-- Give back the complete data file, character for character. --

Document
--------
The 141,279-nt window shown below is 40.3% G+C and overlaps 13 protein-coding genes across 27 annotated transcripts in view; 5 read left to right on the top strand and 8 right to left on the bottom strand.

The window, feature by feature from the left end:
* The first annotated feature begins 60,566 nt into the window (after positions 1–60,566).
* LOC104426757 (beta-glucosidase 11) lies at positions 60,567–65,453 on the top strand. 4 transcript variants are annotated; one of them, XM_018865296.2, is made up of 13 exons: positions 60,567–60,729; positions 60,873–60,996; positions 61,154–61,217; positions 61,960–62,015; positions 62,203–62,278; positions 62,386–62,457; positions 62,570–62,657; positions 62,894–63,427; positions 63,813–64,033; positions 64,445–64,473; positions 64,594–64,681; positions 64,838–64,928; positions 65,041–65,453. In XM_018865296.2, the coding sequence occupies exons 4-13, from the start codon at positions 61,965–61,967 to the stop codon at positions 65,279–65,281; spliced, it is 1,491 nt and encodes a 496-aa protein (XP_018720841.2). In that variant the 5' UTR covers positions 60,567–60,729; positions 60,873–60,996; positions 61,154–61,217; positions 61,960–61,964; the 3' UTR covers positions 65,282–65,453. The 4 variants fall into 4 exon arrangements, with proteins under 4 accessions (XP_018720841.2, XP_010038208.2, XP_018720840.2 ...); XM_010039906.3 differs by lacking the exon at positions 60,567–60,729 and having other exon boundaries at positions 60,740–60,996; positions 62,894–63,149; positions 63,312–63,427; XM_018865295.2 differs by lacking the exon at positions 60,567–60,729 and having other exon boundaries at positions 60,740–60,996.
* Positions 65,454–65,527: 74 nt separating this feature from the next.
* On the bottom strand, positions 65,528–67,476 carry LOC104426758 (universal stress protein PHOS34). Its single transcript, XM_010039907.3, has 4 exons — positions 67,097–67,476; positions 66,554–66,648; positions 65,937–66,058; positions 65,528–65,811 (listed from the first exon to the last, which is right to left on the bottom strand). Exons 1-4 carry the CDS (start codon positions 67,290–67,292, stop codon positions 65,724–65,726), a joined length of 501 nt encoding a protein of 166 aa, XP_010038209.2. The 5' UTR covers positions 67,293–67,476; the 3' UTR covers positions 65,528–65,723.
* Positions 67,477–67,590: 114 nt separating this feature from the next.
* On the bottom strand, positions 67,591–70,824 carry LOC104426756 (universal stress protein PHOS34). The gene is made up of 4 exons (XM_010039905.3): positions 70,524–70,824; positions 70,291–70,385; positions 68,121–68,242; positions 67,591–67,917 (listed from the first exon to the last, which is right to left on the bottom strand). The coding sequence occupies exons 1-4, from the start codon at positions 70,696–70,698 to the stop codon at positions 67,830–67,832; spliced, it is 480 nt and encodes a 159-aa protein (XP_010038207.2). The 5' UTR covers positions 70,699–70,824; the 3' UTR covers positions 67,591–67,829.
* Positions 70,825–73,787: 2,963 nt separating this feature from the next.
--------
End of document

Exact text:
The 141,279-nt window shown below is 40.3% G+C and overlaps 13 protein-coding genes across 27 annotated transcripts in view; 5 read left to right on the top strand and 8 right to left on the bottom strand.

The window, feature by feature from the left end:
* The first annotated feature begins 60,566 nt into the window (after positions 1–60,566).
* LOC104426757 (beta-glucosidase 11) lies at positions 60,567–65,453 on the top strand. 4 transcript variants are annotated; one of them, XM_018865296.2, is made up of 13 exons: positions 60,567–60,729; positions 60,873–60,996; positions 61,154–61,217; positions 61,960–62,015; positions 62,203–62,278; positions 62,386–62,457; positions 62,570–62,657; positions 62,894–63,427; positions 63,813–64,033; positions 64,445–64,473; positions 64,594–64,681; positions 64,838–64,928; positions 65,041–65,453. In XM_018865296.2, the coding sequence occupies exons 4-13, from the start codon at positions 61,965–61,967 to the stop codon at positions 65,279–65,281; spliced, it is 1,491 nt and encodes a 496-aa protein (XP_018720841.2). In that variant the 5' UTR covers positions 60,567–60,729; positions 60,873–60,996; positions 61,154–61,217; positions 61,960–61,964; the 3' UTR covers positions 65,282–65,453. The 4 variants fall into 4 exon arrangements, with proteins under 4 accessions (XP_018720841.2, XP_010038208.2, XP_018720840.2 ...); XM_010039906.3 differs by lacking the exon at positions 60,567–60,729 and having other exon boundaries at positions 60,740–60,996; positions 62,894–63,149; positions 63,312–63,427; XM_018865295.2 differs by lacking the exon at positions 60,567–60,729 and having other exon boundaries at positions 60,740–60,996.
* Positions 65,454–65,527: 74 nt separating this feature from the next.
* On the bottom strand, positions 65,528–67,476 carry LOC104426758 (universal stress protein PHOS34). Its single transcript, XM_010039907.3, has 4 exons — positions 67,097–67,476; positions 66,554–66,648; positions 65,937–66,058; positions 65,528–65,811 (listed from the first exon to the last, which is right to left on the bottom strand). Exons 1-4 carry the CDS (start codon positions 67,290–67,292, stop codon positions 65,724–65,726), a joined length of 501 nt encoding a protein of 166 aa, XP_010038209.2. The 5' UTR covers positions 67,293–67,476; the 3' UTR covers positions 65,528–65,723.
* Positions 67,477–67,590: 114 nt separating this feature from the next.
* On the bottom strand, positions 67,591–70,824 carry LOC104426756 (universal stress protein PHOS34). The gene is made up of 4 exons (XM_010039905.3): positions 70,524–70,824; positions 70,291–70,385; positions 68,121–68,242; positions 67,591–67,917 (listed from the first exon to the last, which is right to left on the bottom strand). The coding sequence occupies exons 1-4, from the start codon at positions 70,696–70,698 to the stop codon at positions 67,830–67,832; spliced, it is 480 nt and encodes a 159-aa protein (XP_010038207.2). The 5' UTR covers positions 70,699–70,824; the 3' UTR covers positions 67,591–67,829.
* Positions 70,825–73,787: 2,963 nt separating this feature from the next.